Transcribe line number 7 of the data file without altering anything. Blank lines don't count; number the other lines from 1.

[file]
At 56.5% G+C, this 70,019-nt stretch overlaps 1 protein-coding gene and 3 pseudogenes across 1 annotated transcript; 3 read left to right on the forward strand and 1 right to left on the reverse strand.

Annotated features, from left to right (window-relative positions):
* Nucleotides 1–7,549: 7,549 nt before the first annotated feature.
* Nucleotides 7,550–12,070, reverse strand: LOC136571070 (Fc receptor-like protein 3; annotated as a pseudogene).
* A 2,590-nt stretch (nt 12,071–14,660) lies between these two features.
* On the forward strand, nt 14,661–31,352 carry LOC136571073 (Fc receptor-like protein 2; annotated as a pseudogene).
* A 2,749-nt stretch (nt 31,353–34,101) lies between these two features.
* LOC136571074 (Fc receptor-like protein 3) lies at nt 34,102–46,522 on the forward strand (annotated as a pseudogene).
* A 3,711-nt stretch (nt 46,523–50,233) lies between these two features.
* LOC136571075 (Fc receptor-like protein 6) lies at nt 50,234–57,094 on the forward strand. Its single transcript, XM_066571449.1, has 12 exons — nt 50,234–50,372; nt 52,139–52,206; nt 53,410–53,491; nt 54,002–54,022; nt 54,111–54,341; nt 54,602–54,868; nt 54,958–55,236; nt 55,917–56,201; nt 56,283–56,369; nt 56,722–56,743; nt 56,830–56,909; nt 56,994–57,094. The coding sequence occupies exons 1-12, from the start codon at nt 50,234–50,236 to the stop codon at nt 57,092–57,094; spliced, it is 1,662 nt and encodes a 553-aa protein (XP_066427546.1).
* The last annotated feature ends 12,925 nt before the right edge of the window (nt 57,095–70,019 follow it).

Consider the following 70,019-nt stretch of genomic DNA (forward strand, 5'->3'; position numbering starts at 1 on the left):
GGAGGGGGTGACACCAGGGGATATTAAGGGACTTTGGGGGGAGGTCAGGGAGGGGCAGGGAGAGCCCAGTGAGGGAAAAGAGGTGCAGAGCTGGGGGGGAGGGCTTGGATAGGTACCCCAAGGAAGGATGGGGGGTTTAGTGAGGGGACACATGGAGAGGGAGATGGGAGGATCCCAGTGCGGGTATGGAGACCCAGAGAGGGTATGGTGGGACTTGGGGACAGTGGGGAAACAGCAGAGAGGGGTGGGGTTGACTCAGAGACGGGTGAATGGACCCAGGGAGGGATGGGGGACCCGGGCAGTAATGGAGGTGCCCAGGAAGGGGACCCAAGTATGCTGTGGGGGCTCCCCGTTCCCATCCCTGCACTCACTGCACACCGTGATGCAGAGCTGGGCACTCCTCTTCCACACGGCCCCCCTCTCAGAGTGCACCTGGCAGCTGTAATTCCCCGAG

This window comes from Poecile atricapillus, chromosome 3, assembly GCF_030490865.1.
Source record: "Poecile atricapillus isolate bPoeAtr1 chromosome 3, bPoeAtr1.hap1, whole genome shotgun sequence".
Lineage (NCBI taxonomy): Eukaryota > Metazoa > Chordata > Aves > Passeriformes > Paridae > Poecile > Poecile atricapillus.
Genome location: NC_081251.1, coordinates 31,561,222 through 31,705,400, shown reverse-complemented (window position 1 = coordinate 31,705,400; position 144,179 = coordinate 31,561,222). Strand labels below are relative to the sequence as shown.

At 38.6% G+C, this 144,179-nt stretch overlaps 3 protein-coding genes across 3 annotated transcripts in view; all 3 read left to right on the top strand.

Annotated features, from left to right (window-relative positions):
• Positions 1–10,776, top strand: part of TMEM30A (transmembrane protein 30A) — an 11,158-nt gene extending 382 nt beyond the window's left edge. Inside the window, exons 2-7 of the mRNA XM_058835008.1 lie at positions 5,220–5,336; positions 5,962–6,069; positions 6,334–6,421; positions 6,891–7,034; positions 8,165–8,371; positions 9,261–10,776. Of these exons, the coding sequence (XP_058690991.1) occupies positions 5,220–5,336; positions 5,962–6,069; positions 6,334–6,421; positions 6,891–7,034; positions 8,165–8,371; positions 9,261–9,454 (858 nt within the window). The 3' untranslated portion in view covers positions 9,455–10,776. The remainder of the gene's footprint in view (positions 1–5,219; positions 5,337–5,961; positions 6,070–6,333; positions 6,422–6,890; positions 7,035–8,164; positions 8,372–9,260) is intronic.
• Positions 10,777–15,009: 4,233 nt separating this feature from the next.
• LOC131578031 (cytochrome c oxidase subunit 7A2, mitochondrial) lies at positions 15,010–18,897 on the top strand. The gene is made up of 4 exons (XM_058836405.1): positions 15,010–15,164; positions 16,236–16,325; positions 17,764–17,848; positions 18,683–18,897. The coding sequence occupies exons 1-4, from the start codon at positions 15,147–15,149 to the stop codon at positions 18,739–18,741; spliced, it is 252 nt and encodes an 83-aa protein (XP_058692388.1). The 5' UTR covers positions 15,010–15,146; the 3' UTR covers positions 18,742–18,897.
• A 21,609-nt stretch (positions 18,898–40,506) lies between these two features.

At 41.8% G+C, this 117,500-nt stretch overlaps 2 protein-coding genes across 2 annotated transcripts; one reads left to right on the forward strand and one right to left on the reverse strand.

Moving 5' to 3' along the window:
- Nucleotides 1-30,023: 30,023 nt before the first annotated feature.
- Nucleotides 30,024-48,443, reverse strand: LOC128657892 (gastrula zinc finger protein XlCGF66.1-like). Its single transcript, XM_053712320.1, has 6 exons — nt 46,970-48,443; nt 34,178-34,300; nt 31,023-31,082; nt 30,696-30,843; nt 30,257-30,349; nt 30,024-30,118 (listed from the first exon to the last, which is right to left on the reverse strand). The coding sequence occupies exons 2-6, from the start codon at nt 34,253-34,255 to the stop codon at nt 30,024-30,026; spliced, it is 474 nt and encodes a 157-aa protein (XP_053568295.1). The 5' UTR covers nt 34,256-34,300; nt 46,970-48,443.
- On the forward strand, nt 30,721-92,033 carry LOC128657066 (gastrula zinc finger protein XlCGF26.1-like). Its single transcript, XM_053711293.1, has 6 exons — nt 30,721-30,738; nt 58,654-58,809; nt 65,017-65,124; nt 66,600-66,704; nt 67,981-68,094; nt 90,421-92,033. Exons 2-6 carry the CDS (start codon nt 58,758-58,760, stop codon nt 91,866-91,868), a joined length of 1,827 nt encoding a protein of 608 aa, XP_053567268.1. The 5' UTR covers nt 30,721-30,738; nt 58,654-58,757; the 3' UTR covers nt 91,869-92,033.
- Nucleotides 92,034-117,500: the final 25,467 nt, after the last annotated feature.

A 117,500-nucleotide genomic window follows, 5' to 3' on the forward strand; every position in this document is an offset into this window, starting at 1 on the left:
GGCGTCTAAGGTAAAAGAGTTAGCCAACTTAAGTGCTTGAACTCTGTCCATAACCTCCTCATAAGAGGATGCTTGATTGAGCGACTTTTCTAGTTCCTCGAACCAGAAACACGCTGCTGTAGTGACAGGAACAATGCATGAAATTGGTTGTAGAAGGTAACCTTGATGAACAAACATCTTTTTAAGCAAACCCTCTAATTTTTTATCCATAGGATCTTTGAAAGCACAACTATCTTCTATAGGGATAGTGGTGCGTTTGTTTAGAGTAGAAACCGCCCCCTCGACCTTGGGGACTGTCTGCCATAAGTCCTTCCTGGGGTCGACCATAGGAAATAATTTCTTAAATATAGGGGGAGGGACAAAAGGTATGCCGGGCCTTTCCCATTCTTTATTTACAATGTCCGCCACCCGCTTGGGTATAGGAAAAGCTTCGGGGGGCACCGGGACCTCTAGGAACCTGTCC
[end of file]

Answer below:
* A 2,749-nt stretch (nt 31,353–34,101) lies between these two features.